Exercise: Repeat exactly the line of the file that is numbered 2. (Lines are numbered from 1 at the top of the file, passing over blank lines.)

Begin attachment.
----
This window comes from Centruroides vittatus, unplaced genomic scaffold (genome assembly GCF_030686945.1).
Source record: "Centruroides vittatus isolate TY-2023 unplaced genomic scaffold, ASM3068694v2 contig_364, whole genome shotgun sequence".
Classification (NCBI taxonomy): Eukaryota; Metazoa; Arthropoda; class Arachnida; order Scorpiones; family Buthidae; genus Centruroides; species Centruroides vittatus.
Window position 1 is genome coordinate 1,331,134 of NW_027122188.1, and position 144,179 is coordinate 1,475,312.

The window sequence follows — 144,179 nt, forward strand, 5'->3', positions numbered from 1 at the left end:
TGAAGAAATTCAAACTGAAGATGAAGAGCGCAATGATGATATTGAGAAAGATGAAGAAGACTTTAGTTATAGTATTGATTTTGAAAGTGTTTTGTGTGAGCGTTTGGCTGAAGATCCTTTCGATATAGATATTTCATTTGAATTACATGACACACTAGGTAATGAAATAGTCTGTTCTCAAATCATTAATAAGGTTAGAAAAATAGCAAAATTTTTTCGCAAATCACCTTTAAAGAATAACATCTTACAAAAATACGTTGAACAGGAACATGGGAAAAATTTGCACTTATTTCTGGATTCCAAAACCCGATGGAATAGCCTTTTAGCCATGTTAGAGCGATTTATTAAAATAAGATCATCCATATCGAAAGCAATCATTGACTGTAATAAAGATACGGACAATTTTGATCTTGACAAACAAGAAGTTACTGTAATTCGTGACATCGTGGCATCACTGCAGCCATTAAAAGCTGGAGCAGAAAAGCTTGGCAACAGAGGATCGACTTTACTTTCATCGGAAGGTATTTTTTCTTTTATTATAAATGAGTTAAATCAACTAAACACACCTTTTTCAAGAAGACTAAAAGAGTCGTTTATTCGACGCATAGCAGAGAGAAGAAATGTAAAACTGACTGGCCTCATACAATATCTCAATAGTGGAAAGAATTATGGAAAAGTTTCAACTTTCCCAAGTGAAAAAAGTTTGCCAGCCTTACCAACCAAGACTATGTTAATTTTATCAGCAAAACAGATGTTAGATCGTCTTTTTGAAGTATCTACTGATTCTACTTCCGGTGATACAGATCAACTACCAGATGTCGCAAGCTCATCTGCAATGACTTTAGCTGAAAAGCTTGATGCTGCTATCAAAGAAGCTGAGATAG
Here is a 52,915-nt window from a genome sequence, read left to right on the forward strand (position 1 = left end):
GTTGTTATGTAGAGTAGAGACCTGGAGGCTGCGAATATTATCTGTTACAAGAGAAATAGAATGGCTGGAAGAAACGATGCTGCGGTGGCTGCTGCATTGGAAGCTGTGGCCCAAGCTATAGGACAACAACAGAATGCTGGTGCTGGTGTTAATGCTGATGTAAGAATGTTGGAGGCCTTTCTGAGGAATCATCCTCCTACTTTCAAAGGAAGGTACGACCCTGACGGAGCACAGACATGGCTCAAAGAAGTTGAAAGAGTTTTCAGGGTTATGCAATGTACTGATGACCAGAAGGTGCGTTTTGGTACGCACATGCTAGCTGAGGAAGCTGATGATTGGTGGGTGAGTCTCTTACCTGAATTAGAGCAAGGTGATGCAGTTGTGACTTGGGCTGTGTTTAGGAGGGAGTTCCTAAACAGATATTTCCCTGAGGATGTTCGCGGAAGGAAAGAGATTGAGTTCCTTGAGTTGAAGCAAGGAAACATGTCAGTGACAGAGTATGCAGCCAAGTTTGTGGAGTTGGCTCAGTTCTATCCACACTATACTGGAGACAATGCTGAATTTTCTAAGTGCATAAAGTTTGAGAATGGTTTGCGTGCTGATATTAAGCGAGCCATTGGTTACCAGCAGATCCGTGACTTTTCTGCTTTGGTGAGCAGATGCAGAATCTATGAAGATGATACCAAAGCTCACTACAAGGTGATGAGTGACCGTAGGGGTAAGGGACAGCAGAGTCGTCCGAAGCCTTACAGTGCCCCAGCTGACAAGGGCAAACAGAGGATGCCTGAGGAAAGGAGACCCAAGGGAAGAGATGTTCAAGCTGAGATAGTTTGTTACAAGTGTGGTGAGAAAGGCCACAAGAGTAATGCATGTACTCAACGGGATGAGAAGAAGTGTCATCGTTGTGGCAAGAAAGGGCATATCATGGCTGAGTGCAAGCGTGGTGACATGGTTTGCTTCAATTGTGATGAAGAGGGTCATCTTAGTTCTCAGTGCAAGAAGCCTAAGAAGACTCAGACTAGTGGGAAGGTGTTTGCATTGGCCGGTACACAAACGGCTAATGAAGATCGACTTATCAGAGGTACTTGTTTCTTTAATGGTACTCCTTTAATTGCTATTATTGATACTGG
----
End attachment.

Source record: "Centruroides vittatus isolate TY-2023 unplaced genomic scaffold, ASM3068694v2 contig_364, whole genome shotgun sequence".